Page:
The fall of Emir Sanusi

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Sanusi
Sanusi

The dethronement of Sanusi and his banishment have further exposed the extent Nigerian politicians can go in fighting their perceived enemies. It is, however, hopeful that the courts will save the apparent lone voice, campaigning for a modern and progressive northern Nigeria

By Anayo Ezugwu

IT is no longer news that the Kano State Government dethroned Muhammad Sanusi II, Emir of Kano on the pretext that he disobeyed lawful instructions from the office of the state governor and other lawful authorities. Despite the explanations offered by the main actors in the political game, the dethronement has been greeted with mixed reactions by many Nigerians, especially the fact that the traditional institution has joined the list of institutions that have been intimidated and often disgraced in the desperate attempt to force these institutions to do the bidding of the government at all times.

In the last five years, no institution of repute that is perceived to have a different opinion from that of the government has been spared.  The legislature, the judiciary had tested the same humiliation in the past and the media have not been spared. So it is not surprising that the traditional institution is next in the line.

However, the dethronement saga has raised fundamental and constitutional issues regarding the right of Sanusi to dwell anywhere in any state in the country without being expelled under any pretext, according to section 41(1) of the 1999 Constitution as amended. Section 41 of the 1999 Constitution of Nigeria states that: “Every citizen of Nigeria is entitled to move throughout Nigeria and to reside in any part thereof, and no citizen of Nigeria shall be expelled from Nigeria or refused entry thereto or exit therefrom.”

The heat, which the dethronement threw up, has showed that there is political under-turn in what happened in Kano on Monday March 9. Some school of thought believe that Sanusi’s dethronement was as a result of the alignment and re-alignment for 2023 general elections. This school of thought is of the opinion that his predicament was a northern agenda to retain power in 2023.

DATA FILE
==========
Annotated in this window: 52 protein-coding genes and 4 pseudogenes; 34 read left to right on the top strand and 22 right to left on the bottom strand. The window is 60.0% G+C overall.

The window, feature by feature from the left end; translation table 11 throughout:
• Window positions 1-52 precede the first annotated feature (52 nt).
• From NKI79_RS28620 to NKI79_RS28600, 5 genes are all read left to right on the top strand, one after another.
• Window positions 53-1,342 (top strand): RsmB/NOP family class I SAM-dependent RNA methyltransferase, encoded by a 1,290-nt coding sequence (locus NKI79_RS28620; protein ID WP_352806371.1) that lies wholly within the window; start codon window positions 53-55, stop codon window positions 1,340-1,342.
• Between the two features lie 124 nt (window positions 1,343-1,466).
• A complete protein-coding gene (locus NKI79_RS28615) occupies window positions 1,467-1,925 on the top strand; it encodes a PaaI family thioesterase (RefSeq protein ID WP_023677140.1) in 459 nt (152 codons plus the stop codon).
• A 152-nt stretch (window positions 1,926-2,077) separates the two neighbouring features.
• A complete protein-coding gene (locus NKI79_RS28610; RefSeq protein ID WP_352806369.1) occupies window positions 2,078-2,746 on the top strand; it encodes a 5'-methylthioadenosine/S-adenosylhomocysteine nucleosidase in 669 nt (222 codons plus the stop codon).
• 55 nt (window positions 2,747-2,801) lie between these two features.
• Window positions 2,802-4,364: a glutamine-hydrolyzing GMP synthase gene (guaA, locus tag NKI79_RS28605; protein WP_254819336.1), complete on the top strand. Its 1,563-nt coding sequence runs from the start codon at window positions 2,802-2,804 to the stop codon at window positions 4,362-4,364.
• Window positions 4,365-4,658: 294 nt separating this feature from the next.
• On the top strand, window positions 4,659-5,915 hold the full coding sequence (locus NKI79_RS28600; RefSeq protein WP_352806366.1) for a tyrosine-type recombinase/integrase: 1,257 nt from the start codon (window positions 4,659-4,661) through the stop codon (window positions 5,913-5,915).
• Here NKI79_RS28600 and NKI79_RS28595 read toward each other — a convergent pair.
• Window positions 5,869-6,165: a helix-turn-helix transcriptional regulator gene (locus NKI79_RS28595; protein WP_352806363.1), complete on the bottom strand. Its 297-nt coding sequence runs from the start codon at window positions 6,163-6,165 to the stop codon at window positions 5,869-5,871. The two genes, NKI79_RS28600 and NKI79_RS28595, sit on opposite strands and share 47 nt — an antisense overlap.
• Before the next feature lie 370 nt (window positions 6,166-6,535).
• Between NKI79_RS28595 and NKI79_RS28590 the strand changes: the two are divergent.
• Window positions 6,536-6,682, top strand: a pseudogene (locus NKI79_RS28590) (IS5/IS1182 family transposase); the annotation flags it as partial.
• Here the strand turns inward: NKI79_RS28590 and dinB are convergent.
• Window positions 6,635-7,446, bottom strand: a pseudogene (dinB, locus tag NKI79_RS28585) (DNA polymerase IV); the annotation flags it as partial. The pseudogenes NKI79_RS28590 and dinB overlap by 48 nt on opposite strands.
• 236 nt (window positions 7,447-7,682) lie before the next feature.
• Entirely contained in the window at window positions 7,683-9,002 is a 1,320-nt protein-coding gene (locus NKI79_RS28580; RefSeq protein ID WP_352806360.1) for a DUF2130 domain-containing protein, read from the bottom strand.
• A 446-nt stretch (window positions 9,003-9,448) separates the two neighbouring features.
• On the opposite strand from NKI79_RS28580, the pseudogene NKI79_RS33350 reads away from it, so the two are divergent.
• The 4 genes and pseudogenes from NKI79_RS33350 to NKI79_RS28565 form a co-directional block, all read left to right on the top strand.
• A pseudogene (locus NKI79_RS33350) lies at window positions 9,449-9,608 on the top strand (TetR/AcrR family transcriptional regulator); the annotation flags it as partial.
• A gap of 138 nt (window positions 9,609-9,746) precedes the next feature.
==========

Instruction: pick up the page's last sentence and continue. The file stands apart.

They believe that some political bloc in the north wants to field him as their presidential candidate in 2023. To them, Sanusi is the best man for the job. They see him as someone who will be more accepted as a candidate both in the southern and northern Nigeria because of his oratory skills and the fact that many see him as a liberal Muslim.

While another school of thought perceive Sanusi’s removal as Emir and banishment as a strategic move by some political bloc in the north to silence him and keep him away ahead of 2023. This school of thought sees the deposed Emir as an obstacle to northern agenda. They believe that his utterances on political issues may instigate the people against their choice candidate in 2023. And that he may work against them as he did in 2019 general elections both at the state and federal levels.

In all these permutations and calculations, there is a third school of thought, who believes that Sanusi’s presidency in 2023 will be an effort in futility. They believe that it will be difficult for southern Nigeria to support his candidacy because of the enemies he made during his time as the Governor of the Central Bank of Nigeria, CBN.

This school of thought believes that Sanusi is among the northerners propagating northern domination in the country. They cited the role he played in declaring Oceanic Bank, Union Bank, Afribank, FinBank and Intercontinental Bank insolvent in 2009, all in a bid to reduce the domination of Southerners in the banking sector. These banks were owned and managed by Southerners. Among these five banks, only Union Bank is still functional today.

Not only declaring the banks insolvent, he also succeeded in jailing Cecilia Ibru, former CEO of the defunct Oceanic Bank. While other chief executive officers such as Erastus Akingbola of the defunct Intercontinental Bank; Okey Nwosu of FinBank, Sebastian Adigwe of Afribank and Bartholomew Ebong of Union Bank, are still having their days in the law court.

As this postulations expand, Sanusi through his legal team led by Abubakar Mahmoud, SAN, has sued the Inspector General of Police and director-general of the Department of State Security, DSS, over his detention. Sanusi, through his legal team led by Lateef Fagbemi, SAN, filed a suit before the Federal High Court in Abuja for an order for his release from banishment. He filed the suit on Thursday, March 12. And the a Federal High Court sitting in Abuja has on Friday granted an interim order releasing Sanusi from detention. The order granted by Justice Anwuli Chikere was in line with the prayers on the exparte motion filed on behalf of Sanusi by Lateef Fagbemi. The judge fixed March 26, 2020, for the hearing of the main suit challenging the detention of Sanusi.

Already, Sanusi’s supporters and political allies have accused President Muhammadu Buhari of masterminding the dethronement and banishment of the former Emir. Senator Rabiu Musa Kwankwaso, former governor of Kano State, said Buhari was the one, who ordered the dethronement and banishment of Sanusi.

“Let me begin by saying today is a very sad day in Kano, Nigeria and by extension in the entire world because His Highness the Emir of Kano (Sanusi) is a global personality. What we have seen is very sad because there is no responsible government that is supposed to take the kind of step taken by Kano State Government by dethroning Emir Muhammad Sanusi II. But, the big issue is that, as enshrined by section 35 of the Nigerian Constitution, even if you dethrone someone as Emir, you ought to allow him to choose wherever he so pleases to stay, that is even when you follow due process to dethrone him.